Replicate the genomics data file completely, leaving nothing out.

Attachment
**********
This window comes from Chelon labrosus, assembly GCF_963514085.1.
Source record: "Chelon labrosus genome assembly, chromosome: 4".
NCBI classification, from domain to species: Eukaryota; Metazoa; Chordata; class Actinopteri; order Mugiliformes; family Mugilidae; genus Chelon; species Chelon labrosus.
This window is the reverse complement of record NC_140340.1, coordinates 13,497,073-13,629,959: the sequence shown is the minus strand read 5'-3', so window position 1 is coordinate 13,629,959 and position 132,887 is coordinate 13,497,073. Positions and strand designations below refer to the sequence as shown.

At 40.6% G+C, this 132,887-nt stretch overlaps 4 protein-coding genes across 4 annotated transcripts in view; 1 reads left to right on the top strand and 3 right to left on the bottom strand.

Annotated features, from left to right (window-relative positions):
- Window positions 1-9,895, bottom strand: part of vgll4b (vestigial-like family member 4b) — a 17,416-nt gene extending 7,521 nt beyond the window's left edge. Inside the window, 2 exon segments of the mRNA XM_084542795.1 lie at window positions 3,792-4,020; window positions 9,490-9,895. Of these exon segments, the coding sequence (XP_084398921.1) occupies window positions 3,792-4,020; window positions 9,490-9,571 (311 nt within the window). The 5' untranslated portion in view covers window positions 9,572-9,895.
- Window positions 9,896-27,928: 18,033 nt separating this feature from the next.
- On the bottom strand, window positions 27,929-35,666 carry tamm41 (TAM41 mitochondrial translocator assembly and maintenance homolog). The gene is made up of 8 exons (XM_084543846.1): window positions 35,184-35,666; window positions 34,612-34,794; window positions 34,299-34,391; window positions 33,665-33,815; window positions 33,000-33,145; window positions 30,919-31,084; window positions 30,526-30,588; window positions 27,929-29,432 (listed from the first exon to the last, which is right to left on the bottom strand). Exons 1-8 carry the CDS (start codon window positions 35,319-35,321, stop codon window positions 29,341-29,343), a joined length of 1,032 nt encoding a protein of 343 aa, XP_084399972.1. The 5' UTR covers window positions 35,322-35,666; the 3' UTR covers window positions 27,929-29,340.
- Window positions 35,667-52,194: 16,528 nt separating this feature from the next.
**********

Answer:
This window comes from Chelon labrosus, assembly GCF_963514085.1.
Source record: "Chelon labrosus genome assembly, chromosome: 4".
NCBI classification, from domain to species: Eukaryota; Metazoa; Chordata; class Actinopteri; order Mugiliformes; family Mugilidae; genus Chelon; species Chelon labrosus.
This window is the reverse complement of record NC_140340.1, coordinates 13,497,073-13,629,959: the sequence shown is the minus strand read 5'-3', so window position 1 is coordinate 13,629,959 and position 132,887 is coordinate 13,497,073. Positions and strand designations below refer to the sequence as shown.

At 40.6% G+C, this 132,887-nt stretch overlaps 4 protein-coding genes across 4 annotated transcripts in view; 1 reads left to right on the top strand and 3 right to left on the bottom strand.

Annotated features, from left to right (window-relative positions):
- Window positions 1-9,895, bottom strand: part of vgll4b (vestigial-like family member 4b) — a 17,416-nt gene extending 7,521 nt beyond the window's left edge. Inside the window, 2 exon segments of the mRNA XM_084542795.1 lie at window positions 3,792-4,020; window positions 9,490-9,895. Of these exon segments, the coding sequence (XP_084398921.1) occupies window positions 3,792-4,020; window positions 9,490-9,571 (311 nt within the window). The 5' untranslated portion in view covers window positions 9,572-9,895.
- Window positions 9,896-27,928: 18,033 nt separating this feature from the next.
- On the bottom strand, window positions 27,929-35,666 carry tamm41 (TAM41 mitochondrial translocator assembly and maintenance homolog). The gene is made up of 8 exons (XM_084543846.1): window positions 35,184-35,666; window positions 34,612-34,794; window positions 34,299-34,391; window positions 33,665-33,815; window positions 33,000-33,145; window positions 30,919-31,084; window positions 30,526-30,588; window positions 27,929-29,432 (listed from the first exon to the last, which is right to left on the bottom strand). Exons 1-8 carry the CDS (start codon window positions 35,319-35,321, stop codon window positions 29,341-29,343), a joined length of 1,032 nt encoding a protein of 343 aa, XP_084399972.1. The 5' UTR covers window positions 35,322-35,666; the 3' UTR covers window positions 27,929-29,340.
- Window positions 35,667-52,194: 16,528 nt separating this feature from the next.